The cumulative risk of radiation-induced cancer from repeated lung CT scans for patients with cystic fibrosis is relatively small, less than 0.5 percent, according to the Nov. 15 issue of the American Journal of Respiratory and Critical Care Medicine.
Amy Berrington de González of the department of epidemiology at Johns Hopkins Bloomberg School of Public Health in Baltimore, and colleagues, said that CT is being considered as a tool for routine monitoring of lung damage in people with cystic fibrosis. The researchers set out to investigate the recent concern that has been raised about the associated risk of radiation-induced cancer.
The researchers estimated the risk of radiation-induced cancer from lung CT for patients with cystic fibrosis, assuming annual monitoring starting at age 2 years.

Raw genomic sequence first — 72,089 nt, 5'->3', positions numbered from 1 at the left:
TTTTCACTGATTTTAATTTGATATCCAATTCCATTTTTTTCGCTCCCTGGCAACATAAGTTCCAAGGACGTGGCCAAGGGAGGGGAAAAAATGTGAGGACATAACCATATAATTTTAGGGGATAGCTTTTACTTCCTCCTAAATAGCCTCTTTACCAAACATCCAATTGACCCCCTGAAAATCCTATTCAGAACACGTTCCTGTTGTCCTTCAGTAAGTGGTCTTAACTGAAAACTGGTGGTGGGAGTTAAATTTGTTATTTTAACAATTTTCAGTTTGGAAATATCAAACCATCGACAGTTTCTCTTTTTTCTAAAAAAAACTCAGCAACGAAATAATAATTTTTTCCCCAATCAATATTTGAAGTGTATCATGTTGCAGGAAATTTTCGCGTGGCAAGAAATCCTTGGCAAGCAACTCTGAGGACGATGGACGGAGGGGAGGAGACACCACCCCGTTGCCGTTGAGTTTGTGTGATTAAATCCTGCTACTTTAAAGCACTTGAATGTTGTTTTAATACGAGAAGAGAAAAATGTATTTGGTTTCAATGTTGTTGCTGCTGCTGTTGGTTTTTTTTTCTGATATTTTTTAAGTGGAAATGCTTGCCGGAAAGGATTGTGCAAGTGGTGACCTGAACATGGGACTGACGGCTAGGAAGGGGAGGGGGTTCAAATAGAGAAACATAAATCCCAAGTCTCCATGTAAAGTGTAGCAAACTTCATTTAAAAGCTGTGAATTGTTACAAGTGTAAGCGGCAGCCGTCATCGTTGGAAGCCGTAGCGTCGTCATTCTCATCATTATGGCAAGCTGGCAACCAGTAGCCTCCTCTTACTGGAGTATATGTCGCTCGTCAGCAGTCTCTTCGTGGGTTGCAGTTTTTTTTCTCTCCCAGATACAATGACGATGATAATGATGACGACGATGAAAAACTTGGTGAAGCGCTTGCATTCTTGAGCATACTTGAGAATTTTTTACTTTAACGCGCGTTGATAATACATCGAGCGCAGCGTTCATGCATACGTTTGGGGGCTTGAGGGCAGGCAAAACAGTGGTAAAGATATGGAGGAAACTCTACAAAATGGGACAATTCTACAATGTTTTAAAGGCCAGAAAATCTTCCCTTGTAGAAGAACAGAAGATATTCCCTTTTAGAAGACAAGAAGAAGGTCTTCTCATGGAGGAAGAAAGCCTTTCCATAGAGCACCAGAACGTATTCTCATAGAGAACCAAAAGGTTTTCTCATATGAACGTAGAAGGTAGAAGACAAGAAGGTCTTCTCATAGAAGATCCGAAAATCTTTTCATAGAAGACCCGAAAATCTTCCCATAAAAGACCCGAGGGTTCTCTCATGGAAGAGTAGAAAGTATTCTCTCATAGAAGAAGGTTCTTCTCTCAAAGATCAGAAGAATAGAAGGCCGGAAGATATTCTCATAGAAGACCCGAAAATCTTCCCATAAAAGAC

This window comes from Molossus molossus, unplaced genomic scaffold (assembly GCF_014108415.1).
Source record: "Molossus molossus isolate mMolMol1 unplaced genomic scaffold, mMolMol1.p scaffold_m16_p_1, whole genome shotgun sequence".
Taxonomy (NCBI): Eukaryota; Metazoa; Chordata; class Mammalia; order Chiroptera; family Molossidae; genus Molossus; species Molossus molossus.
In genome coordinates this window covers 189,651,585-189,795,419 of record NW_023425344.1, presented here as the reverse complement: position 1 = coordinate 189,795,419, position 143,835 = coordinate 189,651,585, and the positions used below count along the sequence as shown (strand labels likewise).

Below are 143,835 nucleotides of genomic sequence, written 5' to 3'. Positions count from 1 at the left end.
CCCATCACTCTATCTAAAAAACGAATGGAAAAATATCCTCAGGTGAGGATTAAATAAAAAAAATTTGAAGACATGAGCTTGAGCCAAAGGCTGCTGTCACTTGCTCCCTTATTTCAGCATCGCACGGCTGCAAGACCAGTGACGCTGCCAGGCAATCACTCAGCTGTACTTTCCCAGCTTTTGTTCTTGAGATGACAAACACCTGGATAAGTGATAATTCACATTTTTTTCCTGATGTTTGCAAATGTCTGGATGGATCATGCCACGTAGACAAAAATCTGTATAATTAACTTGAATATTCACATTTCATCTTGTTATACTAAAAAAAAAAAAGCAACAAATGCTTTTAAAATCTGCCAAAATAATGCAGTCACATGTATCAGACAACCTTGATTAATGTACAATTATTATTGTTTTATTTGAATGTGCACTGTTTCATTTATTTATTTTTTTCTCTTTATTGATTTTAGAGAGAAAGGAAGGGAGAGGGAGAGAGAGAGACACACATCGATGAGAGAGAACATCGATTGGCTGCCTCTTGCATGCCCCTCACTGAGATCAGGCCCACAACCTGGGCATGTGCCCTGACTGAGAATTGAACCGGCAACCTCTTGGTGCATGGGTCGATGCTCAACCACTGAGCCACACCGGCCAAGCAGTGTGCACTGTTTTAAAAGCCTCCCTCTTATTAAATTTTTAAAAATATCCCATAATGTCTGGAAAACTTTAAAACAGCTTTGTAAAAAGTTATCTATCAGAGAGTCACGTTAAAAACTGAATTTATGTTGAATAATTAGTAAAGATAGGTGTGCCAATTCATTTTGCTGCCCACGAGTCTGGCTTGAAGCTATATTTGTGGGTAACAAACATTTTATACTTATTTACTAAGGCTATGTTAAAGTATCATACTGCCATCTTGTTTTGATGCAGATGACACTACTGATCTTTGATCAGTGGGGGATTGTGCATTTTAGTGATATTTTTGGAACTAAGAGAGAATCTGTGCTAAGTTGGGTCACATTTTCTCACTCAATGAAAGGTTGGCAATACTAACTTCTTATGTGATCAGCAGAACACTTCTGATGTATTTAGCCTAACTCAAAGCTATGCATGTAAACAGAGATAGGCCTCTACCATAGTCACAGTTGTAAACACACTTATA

They reported that radiation risk models were used to estimate the excess risk of radiation-induced cancer for the organs that receive measurable doses from lung CT. Two scenarios were considered: median survival to age 36 years (approximate current median survival); and median survival to age 50 years (projected median survival by 2030).
Based on their results, de González and colleagues estimated the risk of radiation-induced cancer from annual lung CT was 0.02 percent for males and 0.07 percent for females assuming median survival to age 36 years. The estimated risks increased to 0.08 percent for males and 0.46 percent for females assuming median survival increases to age 50 years, the report said. The risks are higher for females because of the risk of radiation-induced breast cancer (50 percent of total risk) and higher risk of thyroid cancer.
Despite their findings, the researchers concluded that routine monitoring should not be recommended until there is a demonstrated benefit that will outweigh these risks.